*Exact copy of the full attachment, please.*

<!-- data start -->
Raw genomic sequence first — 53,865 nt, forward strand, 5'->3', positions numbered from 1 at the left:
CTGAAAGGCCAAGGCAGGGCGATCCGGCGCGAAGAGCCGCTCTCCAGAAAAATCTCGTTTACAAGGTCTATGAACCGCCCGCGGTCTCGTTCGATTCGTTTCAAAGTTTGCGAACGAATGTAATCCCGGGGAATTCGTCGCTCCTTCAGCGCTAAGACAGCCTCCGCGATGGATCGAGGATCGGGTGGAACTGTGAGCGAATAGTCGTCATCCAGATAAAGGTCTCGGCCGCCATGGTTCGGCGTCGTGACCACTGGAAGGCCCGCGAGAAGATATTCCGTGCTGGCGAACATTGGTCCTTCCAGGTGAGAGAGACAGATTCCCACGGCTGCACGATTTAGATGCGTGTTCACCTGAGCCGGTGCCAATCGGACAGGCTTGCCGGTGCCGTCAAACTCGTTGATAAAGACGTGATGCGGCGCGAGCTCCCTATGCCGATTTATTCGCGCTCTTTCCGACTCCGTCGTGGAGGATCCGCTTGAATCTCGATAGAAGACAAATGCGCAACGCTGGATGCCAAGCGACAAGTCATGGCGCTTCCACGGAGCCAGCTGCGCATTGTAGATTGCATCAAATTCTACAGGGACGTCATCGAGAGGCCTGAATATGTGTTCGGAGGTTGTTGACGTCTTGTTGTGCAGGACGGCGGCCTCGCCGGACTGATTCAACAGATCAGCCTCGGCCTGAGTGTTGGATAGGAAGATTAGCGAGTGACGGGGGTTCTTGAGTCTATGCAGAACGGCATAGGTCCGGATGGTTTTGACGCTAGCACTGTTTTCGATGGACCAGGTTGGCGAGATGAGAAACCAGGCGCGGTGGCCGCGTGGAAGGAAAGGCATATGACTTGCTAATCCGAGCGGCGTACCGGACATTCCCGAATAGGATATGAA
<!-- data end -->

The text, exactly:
Raw genomic sequence first — 53,865 nt, forward strand, 5'->3', positions numbered from 1 at the left:
CTGAAAGGCCAAGGCAGGGCGATCCGGCGCGAAGAGCCGCTCTCCAGAAAAATCTCGTTTACAAGGTCTATGAACCGCCCGCGGTCTCGTTCGATTCGTTTCAAAGTTTGCGAACGAATGTAATCCCGGGGAATTCGTCGCTCCTTCAGCGCTAAGACAGCCTCCGCGATGGATCGAGGATCGGGTGGAACTGTGAGCGAATAGTCGTCATCCAGATAAAGGTCTCGGCCGCCATGGTTCGGCGTCGTGACCACTGGAAGGCCCGCGAGAAGATATTCCGTGCTGGCGAACATTGGTCCTTCCAGGTGAGAGAGACAGATTCCCACGGCTGCACGATTTAGATGCGTGTTCACCTGAGCCGGTGCCAATCGGACAGGCTTGCCGGTGCCGTCAAACTCGTTGATAAAGACGTGATGCGGCGCGAGCTCCCTATGCCGATTTATTCGCGCTCTTTCCGACTCCGTCGTGGAGGATCCGCTTGAATCTCGATAGAAGACAAATGCGCAACGCTGGATGCCAAGCGACAAGTCATGGCGCTTCCACGGAGCCAGCTGCGCATTGTAGATTGCATCAAATTCTACAGGGACGTCATCGAGAGGCCTGAATATGTGTTCGGAGGTTGTTGACGTCTTGTTGTGCAGGACGGCGGCCTCGCCGGACTGATTCAACAGATCAGCCTCGGCCTGAGTGTTGGATAGGAAGATTAGCGAGTGACGGGGGTTCTTGAGTCTATGCAGAACGGCATAGGTCCGGATGGTTTTGACGCTAGCACTGTTTTCGATGGACCAGGTTGGCGAGATGAGAAACCAGGCGCGGTGGCCGCGTGGAAGGAAAGGCATATGACTTGCTAATCCGAGCGGCGTACCGGACATTCCCGAATAGGATATGAA